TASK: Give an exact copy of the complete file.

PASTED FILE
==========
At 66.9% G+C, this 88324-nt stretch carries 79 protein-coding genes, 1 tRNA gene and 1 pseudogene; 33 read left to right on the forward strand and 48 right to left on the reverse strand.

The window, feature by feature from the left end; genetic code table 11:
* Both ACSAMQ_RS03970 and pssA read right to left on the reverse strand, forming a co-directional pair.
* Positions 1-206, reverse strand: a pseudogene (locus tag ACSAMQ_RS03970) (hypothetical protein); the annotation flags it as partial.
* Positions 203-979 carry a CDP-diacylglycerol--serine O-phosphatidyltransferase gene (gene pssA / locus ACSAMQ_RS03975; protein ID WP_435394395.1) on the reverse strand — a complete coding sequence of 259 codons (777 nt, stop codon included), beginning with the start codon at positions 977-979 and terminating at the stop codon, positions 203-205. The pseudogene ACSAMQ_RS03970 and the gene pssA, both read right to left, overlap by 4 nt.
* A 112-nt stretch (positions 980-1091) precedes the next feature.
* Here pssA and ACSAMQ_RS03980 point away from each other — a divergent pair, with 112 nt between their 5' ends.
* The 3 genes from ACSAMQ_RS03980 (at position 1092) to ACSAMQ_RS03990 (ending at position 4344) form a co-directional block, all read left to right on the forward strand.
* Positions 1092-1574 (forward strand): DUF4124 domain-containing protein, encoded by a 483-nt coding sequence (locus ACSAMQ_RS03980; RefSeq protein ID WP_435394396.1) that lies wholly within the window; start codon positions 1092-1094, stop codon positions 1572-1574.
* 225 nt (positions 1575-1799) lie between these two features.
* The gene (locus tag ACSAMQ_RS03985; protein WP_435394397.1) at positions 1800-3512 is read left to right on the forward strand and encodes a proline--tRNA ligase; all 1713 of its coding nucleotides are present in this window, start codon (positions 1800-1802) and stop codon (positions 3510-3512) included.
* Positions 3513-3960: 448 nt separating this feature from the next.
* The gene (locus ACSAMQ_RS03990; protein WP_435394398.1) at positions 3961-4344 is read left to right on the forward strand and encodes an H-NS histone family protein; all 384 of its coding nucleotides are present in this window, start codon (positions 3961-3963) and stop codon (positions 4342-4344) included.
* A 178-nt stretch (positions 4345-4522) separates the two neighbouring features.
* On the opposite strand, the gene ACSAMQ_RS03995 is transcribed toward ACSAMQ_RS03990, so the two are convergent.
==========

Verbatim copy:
At 66.9% G+C, this 88324-nt stretch carries 79 protein-coding genes, 1 tRNA gene and 1 pseudogene; 33 read left to right on the forward strand and 48 right to left on the reverse strand.

The window, feature by feature from the left end; genetic code table 11:
* Both ACSAMQ_RS03970 and pssA read right to left on the reverse strand, forming a co-directional pair.
* Positions 1-206, reverse strand: a pseudogene (locus tag ACSAMQ_RS03970) (hypothetical protein); the annotation flags it as partial.
* Positions 203-979 carry a CDP-diacylglycerol--serine O-phosphatidyltransferase gene (gene pssA / locus ACSAMQ_RS03975; protein ID WP_435394395.1) on the reverse strand — a complete coding sequence of 259 codons (777 nt, stop codon included), beginning with the start codon at positions 977-979 and terminating at the stop codon, positions 203-205. The pseudogene ACSAMQ_RS03970 and the gene pssA, both read right to left, overlap by 4 nt.
* A 112-nt stretch (positions 980-1091) precedes the next feature.
* Here pssA and ACSAMQ_RS03980 point away from each other — a divergent pair, with 112 nt between their 5' ends.
* The 3 genes from ACSAMQ_RS03980 (at position 1092) to ACSAMQ_RS03990 (ending at position 4344) form a co-directional block, all read left to right on the forward strand.
* Positions 1092-1574 (forward strand): DUF4124 domain-containing protein, encoded by a 483-nt coding sequence (locus ACSAMQ_RS03980; RefSeq protein ID WP_435394396.1) that lies wholly within the window; start codon positions 1092-1094, stop codon positions 1572-1574.
* 225 nt (positions 1575-1799) lie between these two features.
* The gene (locus tag ACSAMQ_RS03985; protein WP_435394397.1) at positions 1800-3512 is read left to right on the forward strand and encodes a proline--tRNA ligase; all 1713 of its coding nucleotides are present in this window, start codon (positions 1800-1802) and stop codon (positions 3510-3512) included.
* Positions 3513-3960: 448 nt separating this feature from the next.
* The gene (locus ACSAMQ_RS03990; protein WP_435394398.1) at positions 3961-4344 is read left to right on the forward strand and encodes an H-NS histone family protein; all 384 of its coding nucleotides are present in this window, start codon (positions 3961-3963) and stop codon (positions 4342-4344) included.
* A 178-nt stretch (positions 4345-4522) separates the two neighbouring features.
* On the opposite strand, the gene ACSAMQ_RS03995 is transcribed toward ACSAMQ_RS03990, so the two are convergent.